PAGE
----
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Week in Review: Sept. 12 – 17, 2021

Sept. 17, 2021
A look at ongoing stories and evolving trends that are affecting workplace safety.

The battle against COVID-19 continues, and its impact continues to be felt throughout our everyday lives.

A panel of Food and Drug Administration (FDA) vaccine advisers are meeting today to consider whether booster shots are needed and if so, who needs them. It’s a contentious issue even among scientists, vaccine experts, politicians and public health experts. At risk of oversimplifying, their goal is the same—to keep people safe from COVID-19—but they diverge on how best to do so.

One thing they do agree on: vaccination. The rate of vaccinations has been rising for the last few weeks, and the 7-day average had been close to 1 million vaccines administered per day. That has fallen to 774,000, according to Centers for Disease Control and Prevention.

Experts are once again warning that could spell disaster as the cold and flu season draws nearer. Many ICUs across the nation are still strained. In Alabama, more of those beds are being filled by children who are still too young to receive a COVID-19 vaccine, NPR reports.

These continue to be trying times. We thank you, as safety professionals, for continuing to do your part to keep people safe.

Secret Vaxxers

This headline gave us pause when we first read it, “Secret Vaxxers: These Americans are getting COVID vaccinations but not telling anyone.”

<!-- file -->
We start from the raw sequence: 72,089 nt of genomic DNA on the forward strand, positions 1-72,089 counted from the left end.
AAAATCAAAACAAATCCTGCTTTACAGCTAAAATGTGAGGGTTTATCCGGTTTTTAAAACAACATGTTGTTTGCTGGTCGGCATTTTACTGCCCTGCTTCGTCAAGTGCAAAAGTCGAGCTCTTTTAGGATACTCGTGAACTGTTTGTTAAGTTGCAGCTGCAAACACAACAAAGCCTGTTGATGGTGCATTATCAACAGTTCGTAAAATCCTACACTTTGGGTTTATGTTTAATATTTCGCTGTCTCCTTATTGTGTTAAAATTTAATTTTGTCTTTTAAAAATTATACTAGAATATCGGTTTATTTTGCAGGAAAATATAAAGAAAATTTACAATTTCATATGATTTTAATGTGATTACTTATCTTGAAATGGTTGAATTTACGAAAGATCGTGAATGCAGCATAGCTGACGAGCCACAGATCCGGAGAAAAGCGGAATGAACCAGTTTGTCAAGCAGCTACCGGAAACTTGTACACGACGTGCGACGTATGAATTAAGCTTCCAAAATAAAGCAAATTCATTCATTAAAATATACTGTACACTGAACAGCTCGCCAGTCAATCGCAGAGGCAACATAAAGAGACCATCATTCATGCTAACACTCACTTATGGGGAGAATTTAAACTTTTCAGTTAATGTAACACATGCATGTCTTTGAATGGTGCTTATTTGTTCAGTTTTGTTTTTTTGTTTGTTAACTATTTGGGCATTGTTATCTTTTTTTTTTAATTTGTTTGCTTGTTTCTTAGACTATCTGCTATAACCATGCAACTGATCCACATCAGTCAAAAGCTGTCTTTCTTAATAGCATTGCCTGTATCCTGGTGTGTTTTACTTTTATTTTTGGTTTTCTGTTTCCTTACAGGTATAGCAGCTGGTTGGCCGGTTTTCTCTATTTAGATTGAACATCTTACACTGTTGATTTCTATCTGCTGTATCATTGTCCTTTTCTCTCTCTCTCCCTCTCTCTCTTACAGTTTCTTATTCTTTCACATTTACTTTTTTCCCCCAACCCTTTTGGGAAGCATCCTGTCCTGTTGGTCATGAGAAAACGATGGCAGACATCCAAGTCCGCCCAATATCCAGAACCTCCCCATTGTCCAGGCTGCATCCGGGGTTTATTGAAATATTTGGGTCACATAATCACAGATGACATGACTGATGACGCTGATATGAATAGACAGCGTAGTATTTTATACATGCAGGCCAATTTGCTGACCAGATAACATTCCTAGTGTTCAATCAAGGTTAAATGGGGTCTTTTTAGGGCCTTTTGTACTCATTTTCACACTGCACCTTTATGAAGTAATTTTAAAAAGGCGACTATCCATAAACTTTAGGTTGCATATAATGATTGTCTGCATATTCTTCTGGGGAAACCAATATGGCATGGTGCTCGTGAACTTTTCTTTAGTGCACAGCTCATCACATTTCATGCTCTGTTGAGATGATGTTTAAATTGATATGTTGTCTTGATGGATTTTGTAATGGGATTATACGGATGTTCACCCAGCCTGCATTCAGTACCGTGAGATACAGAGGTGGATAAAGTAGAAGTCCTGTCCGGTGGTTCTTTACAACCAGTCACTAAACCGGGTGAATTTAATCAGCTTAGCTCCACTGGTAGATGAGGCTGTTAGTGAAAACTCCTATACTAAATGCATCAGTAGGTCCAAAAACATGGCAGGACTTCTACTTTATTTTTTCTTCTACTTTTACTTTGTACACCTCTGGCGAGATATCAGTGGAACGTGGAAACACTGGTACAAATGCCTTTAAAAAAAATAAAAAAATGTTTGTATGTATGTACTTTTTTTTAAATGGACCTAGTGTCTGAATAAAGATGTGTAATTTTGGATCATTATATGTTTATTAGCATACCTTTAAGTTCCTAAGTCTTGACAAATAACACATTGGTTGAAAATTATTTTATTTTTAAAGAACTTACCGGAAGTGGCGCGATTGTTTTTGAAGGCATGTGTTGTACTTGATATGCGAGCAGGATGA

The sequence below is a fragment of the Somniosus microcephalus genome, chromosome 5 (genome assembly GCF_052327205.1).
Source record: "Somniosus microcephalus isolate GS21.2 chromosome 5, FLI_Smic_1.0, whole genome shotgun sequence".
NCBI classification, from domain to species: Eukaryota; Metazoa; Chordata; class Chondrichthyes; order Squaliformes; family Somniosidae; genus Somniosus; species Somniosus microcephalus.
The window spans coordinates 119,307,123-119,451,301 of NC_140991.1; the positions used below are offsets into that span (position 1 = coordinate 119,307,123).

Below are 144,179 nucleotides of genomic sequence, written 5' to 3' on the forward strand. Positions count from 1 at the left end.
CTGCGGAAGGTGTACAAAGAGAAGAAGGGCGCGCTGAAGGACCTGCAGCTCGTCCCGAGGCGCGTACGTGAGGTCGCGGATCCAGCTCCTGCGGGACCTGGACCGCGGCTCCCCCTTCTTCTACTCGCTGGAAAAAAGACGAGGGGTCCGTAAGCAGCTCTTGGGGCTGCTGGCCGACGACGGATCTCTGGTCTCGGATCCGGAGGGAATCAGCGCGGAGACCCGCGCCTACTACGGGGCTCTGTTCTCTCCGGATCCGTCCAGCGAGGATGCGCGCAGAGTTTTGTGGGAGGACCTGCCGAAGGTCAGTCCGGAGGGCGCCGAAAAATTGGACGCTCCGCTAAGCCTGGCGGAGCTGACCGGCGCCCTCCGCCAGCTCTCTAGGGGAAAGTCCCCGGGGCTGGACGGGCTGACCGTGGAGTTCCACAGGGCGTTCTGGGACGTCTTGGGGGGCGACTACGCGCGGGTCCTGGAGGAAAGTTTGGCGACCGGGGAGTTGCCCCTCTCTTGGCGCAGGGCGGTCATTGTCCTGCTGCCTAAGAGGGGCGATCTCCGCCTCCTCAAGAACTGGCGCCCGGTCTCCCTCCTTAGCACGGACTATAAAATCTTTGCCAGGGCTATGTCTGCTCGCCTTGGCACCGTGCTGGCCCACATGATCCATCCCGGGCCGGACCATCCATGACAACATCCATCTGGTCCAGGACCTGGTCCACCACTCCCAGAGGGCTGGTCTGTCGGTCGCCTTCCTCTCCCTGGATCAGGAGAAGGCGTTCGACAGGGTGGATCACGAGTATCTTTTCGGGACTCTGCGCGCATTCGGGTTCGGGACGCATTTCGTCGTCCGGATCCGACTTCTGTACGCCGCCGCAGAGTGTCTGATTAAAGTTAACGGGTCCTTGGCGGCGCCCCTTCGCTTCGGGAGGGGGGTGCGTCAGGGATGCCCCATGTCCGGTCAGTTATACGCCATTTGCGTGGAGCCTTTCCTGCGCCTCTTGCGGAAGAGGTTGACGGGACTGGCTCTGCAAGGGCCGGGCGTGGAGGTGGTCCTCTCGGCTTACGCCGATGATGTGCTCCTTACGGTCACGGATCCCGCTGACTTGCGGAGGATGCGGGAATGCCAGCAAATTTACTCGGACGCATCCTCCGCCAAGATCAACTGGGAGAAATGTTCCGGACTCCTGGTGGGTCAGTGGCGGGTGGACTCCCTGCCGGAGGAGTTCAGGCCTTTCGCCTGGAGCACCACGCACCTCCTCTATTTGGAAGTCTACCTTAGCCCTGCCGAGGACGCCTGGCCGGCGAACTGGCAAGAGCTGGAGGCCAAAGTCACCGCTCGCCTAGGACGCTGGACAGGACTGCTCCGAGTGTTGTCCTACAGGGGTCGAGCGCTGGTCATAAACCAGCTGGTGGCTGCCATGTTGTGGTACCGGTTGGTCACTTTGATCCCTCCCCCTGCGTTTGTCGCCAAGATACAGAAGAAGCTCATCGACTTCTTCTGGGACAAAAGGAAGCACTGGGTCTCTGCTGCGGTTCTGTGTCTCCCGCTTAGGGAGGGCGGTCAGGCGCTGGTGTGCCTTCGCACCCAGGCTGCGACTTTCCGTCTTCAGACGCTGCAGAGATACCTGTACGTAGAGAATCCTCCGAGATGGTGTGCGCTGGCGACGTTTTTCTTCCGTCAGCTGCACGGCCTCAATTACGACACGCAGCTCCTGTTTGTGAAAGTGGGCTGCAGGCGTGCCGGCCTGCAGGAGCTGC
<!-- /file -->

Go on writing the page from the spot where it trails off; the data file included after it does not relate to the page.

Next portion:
We have seen polls and heard from people who are reluctant or who refuse to be vaccinated. This piece looks at the psychological factors that could explain their reasons, which may not be about concerns about vaccine efficacy or safety.

For many, the decision of whether to get vaccinated and to share their vaccine status is influenced those in their social group. And wanting to remain in good standing with a social group is a strong motivator, even if it comes with a high cost.

“People will gladly go to war and risk being killed and even get killed in order to stay on good terms with their group,” said Jonathan Rauch, a Brookings Institution expert on polarization and author of The Constitution of Knowledge: A Defense of Truth to USA TODAY. “So, you can apply that to vaccination.”

The Harris Poll conducted a poll for USA TODAY right before Labor Day and found that 11% of vaccinated Americans are keeping their vaccination private from some people, while an additional 6% are not telling anyone. As many as 25% said their vaccination status could cause friction in their relationships.

The article from USA TODAY helped us stand in someone else’s shoes and appreciate the concern and fear some people have about getting vaccinated. We are fortunate to have support from family, friends and management, and we appreciated the perspective.

Read the full article here

The Rise in Mass Shootings

As aspects of daily life have recommenced over the past few months, we’re seeing the return of something we hoped we wouldn’t: workplace shootings.

While there have been a handful of workplace shootings lately, statistically they are outliers. Still, there is concern that COVID-19 and the shutdown or shelter at home orders that followed could be responsible, at least in part, of the recent uptick.